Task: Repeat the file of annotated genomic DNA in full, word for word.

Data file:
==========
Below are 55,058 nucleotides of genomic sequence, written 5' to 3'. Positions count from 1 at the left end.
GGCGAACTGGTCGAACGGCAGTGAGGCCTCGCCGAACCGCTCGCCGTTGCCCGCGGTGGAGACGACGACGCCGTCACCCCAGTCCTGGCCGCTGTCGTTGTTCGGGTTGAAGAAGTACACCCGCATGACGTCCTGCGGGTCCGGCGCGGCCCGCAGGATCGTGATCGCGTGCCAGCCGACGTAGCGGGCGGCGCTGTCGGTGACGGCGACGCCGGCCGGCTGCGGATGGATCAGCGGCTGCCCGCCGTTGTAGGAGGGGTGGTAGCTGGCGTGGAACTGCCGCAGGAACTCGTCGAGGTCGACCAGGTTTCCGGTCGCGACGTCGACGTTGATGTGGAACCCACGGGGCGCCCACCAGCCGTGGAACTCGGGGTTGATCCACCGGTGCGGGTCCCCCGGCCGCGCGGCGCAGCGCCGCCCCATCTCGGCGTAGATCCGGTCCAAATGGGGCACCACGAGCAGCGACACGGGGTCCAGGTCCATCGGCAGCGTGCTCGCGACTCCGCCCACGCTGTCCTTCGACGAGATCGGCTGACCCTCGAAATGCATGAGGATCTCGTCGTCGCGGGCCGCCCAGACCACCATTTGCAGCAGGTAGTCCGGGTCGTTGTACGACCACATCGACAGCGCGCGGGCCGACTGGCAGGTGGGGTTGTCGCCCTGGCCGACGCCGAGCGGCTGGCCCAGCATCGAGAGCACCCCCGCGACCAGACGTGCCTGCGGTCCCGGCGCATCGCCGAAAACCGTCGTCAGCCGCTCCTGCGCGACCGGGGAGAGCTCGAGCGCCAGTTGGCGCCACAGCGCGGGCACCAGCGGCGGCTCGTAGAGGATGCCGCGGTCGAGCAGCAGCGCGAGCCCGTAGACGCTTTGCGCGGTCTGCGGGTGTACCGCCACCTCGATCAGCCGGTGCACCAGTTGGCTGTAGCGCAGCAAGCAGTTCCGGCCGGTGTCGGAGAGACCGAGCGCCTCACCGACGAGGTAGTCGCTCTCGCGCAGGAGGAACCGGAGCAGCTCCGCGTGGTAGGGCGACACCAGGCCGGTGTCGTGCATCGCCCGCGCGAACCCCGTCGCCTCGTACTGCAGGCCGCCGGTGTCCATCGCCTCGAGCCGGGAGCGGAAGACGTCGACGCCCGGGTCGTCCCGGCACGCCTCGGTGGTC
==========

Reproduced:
Below are 55,058 nucleotides of genomic sequence, written 5' to 3'. Positions count from 1 at the left end.
GGCGAACTGGTCGAACGGCAGTGAGGCCTCGCCGAACCGCTCGCCGTTGCCCGCGGTGGAGACGACGACGCCGTCACCCCAGTCCTGGCCGCTGTCGTTGTTCGGGTTGAAGAAGTACACCCGCATGACGTCCTGCGGGTCCGGCGCGGCCCGCAGGATCGTGATCGCGTGCCAGCCGACGTAGCGGGCGGCGCTGTCGGTGACGGCGACGCCGGCCGGCTGCGGATGGATCAGCGGCTGCCCGCCGTTGTAGGAGGGGTGGTAGCTGGCGTGGAACTGCCGCAGGAACTCGTCGAGGTCGACCAGGTTTCCGGTCGCGACGTCGACGTTGATGTGGAACCCACGGGGCGCCCACCAGCCGTGGAACTCGGGGTTGATCCACCGGTGCGGGTCCCCCGGCCGCGCGGCGCAGCGCCGCCCCATCTCGGCGTAGATCCGGTCCAAATGGGGCACCACGAGCAGCGACACGGGGTCCAGGTCCATCGGCAGCGTGCTCGCGACTCCGCCCACGCTGTCCTTCGACGAGATCGGCTGACCCTCGAAATGCATGAGGATCTCGTCGTCGCGGGCCGCCCAGACCACCATTTGCAGCAGGTAGTCCGGGTCGTTGTACGACCACATCGACAGCGCGCGGGCCGACTGGCAGGTGGGGTTGTCGCCCTGGCCGACGCCGAGCGGCTGGCCCAGCATCGAGAGCACCCCCGCGACCAGACGTGCCTGCGGTCCCGGCGCATCGCCGAAAACCGTCGTCAGCCGCTCCTGCGCGACCGGGGAGAGCTCGAGCGCCAGTTGGCGCCACAGCGCGGGCACCAGCGGCGGCTCGTAGAGGATGCCGCGGTCGAGCAGCAGCGCGAGCCCGTAGACGCTTTGCGCGGTCTGCGGGTGTACCGCCACCTCGATCAGCCGGTGCACCAGTTGGCTGTAGCGCAGCAAGCAGTTCCGGCCGGTGTCGGAGAGACCGAGCGCCTCACCGACGAGGTAGTCGCTCTCGCGCAGGAGGAACCGGAGCAGCTCCGCGTGGTAGGGCGACACCAGGCCGGTGTCGTGCATCGCCCGCGCGAACCCCGTCGCCTCGTACTGCAGGCCGCCGGTGTCCATCGCCTCGAGCCGGGAGCGGAAGACGTCGACGCCCGGGTCGTCCCGGCACGCCTCGGTGGTC